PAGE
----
Over most roads the Scenic rides pretty well but if the road is poor you will know about it. The ride is better on longer wheelbase Grand Scenic versions. We liked the head up instrument display which means you don't have to take your eyes off the road so much. Knee room in the front seats could be more generous if you are tall and back space is somewhat compromised. The rear seats at this trim level fold down electrically but you have to pull them up yourself as the cost and weight of motors of that power would be too much. Renault has finally realised that the best place for instruments is in front of the driver rather than miles away across the dashboard. Apparently there are five engine 'sounds' you can call up and a number of different display designs and colours but these were not demonstrated and the rest of the time you need your attention to keep the car on the road. Options on the test car included hands free parking with 360 degree parking sensors and blind spot warning £500, and adaptive cruise control with safe distance warning £500. There is plenty of boot space and storage compartments. A fatigue alert monitors how the car is being driven and steered and warns the driver if wandering off course.
MPG & RUNNING COSTS
Over mixed routes with different drivers the dCi 110 Dynamic Nav averaged 50.5 MPG compared to the official average fuel consumption in laboratory tests of 72.4 MPG. Carbon dioxide emissions of 100 g/km slot the car into band A with no road fund licence to pay. These grades change after April next year. Insurance is down a big seven groups to a rating of 11. The car comes with a four-year, 100,000 miles warranty. An electric hybrid model goes on sale next spring at prices from £21,445. Fuel economy for petrol models (not yet tested) is an official 48.7 MPG on the combined test cycle.
An eco driving mode and engine stop start system lets the driver maximise their engine's performance when cruising. The mode also helps owners drive in a more economical way and also recovers energy that otherwise would be lost when braking. The car's low drag coefficient because of its streamlined shape, the second most important factor after weight in terms of saving C02, means a two g/km saving compared to the previous generation of the Scenic. Renault says the tyre will last longer than smaller ones because of their greater rolling circumference. According to our calculations, the tested has a Next Green Car Rating of 34.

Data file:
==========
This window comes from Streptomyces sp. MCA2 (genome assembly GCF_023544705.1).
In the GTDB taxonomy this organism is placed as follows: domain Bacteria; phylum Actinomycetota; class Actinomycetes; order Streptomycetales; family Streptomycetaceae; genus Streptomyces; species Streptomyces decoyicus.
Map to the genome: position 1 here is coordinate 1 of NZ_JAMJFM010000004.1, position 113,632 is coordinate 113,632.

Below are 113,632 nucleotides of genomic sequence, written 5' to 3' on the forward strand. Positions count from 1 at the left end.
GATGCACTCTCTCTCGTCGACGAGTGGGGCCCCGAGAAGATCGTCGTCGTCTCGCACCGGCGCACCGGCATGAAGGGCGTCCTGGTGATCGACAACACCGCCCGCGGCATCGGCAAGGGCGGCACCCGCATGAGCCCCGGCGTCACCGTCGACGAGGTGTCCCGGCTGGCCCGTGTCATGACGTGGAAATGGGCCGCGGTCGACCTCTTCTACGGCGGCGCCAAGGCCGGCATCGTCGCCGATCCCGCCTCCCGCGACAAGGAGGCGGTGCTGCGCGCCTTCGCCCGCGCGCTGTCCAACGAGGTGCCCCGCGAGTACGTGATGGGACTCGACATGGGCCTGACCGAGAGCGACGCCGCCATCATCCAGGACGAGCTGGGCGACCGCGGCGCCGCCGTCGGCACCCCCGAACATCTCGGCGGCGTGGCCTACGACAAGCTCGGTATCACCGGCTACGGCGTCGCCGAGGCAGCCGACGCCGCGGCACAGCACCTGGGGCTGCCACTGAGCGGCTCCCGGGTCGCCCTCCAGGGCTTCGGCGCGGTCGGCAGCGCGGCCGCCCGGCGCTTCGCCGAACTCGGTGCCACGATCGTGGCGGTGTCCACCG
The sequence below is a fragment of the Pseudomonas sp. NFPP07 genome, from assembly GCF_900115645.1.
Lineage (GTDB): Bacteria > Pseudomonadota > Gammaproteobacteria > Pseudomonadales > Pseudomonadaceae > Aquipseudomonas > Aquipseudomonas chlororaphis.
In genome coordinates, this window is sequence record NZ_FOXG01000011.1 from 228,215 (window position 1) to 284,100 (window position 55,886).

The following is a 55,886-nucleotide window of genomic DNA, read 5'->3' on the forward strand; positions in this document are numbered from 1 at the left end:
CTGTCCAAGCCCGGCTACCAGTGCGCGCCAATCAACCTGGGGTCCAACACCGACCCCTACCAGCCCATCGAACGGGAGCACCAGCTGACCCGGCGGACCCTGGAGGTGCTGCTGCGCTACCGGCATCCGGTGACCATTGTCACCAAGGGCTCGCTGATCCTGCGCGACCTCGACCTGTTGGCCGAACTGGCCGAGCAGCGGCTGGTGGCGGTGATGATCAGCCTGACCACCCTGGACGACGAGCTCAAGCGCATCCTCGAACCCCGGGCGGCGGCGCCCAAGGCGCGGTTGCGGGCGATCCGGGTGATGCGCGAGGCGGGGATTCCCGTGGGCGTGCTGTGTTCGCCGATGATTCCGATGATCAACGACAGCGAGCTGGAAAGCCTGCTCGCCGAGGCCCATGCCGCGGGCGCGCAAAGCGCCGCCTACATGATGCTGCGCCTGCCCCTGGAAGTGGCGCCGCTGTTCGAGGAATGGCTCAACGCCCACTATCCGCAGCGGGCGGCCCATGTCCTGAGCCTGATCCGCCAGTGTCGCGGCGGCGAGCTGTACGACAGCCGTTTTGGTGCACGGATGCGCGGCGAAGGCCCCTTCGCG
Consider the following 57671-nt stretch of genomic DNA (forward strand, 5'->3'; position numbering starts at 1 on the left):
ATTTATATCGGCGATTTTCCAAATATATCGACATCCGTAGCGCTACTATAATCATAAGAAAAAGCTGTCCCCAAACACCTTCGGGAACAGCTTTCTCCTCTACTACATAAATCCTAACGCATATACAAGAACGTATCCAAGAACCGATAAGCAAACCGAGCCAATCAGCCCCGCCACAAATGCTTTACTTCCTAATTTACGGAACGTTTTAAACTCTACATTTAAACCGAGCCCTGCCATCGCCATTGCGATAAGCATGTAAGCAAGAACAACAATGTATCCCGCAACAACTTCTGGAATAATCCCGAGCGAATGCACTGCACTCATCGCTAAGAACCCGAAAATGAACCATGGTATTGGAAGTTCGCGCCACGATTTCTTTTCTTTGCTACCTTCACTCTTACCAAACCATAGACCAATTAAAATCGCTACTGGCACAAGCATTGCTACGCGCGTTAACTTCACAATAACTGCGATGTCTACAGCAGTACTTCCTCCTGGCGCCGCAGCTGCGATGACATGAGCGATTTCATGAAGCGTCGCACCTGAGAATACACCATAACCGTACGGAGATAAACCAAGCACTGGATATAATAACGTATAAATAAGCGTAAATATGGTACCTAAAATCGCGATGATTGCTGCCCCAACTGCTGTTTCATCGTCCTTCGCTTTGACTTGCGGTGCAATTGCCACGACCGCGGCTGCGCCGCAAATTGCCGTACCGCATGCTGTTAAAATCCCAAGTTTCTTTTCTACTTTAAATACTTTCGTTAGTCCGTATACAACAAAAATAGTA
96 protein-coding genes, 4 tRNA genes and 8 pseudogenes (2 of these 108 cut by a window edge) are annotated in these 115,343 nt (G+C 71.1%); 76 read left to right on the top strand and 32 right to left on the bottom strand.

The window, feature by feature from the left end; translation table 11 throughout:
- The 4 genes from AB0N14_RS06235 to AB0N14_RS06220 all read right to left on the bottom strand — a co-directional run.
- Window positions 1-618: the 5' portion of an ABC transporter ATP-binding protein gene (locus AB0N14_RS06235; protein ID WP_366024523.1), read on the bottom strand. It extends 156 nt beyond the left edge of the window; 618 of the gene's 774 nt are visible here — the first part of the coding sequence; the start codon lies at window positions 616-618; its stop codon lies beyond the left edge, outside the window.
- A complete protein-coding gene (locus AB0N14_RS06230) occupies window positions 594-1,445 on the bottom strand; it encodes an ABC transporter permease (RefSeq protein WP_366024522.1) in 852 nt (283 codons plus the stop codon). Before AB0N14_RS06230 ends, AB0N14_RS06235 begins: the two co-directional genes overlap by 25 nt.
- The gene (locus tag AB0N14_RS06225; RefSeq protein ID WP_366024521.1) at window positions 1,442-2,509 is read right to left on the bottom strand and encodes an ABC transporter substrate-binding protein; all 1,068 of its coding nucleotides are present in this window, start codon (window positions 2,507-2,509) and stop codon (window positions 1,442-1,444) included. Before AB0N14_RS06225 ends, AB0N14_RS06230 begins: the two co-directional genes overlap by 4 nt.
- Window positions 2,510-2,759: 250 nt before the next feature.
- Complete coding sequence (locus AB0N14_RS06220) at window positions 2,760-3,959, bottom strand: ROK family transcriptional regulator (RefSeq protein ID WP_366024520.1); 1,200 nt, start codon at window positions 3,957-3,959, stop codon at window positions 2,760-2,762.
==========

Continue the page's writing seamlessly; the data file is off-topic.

It might not be as big as the screen in a Tesla, but most owners will be impressed with the new large touch screen in the Scenic though you need Expression+ trim before you get the seven inch one. The Dynamique Nav specification of the test car wears the 8.7-inch portrait tablet R-Link system with live traffic updates and satellite navigation. We also liked the head-up display which lets you take in information like speed without having to look down at instruments. You don't want for oddment spaces in the Scenic which has the usual French touch of a sliding centre console with 13 litres of volume. There are also hidey holes underneath the front seats and the rear seat floor. The glove box slides outwards like a cabinet. Naturally the rear seats flip and fold easily. Some of the trim lower down the cabin is rather cheap looking and may scratch easily. Options on the test car included metallic paint £545, LED headlights £500, a seven-speaker Bose stereo and digital amplifier. The tyres are not the super low profile they first look. The depth of the tyre wall 107mm to improve ride comfort and they should get lower wear as they rotate less. Renault claims replacement tyre prices will be comparable with 17-inch wheels as they are narrower.
Model tested: Renault Scenic
Body-style: Five-door compact MPV
Engine / CO2: 110hp four-cylinder turbo diesel / g/km
Trim grades: Expression +, Dynamique Nav, Dynamique S Nav, Signature Nav
On-road price: From £21,445. Price as tested £28,080
Warranty: Four years/ 100,000 miles
In the showroom: Now
Review rating: 4.0 Stars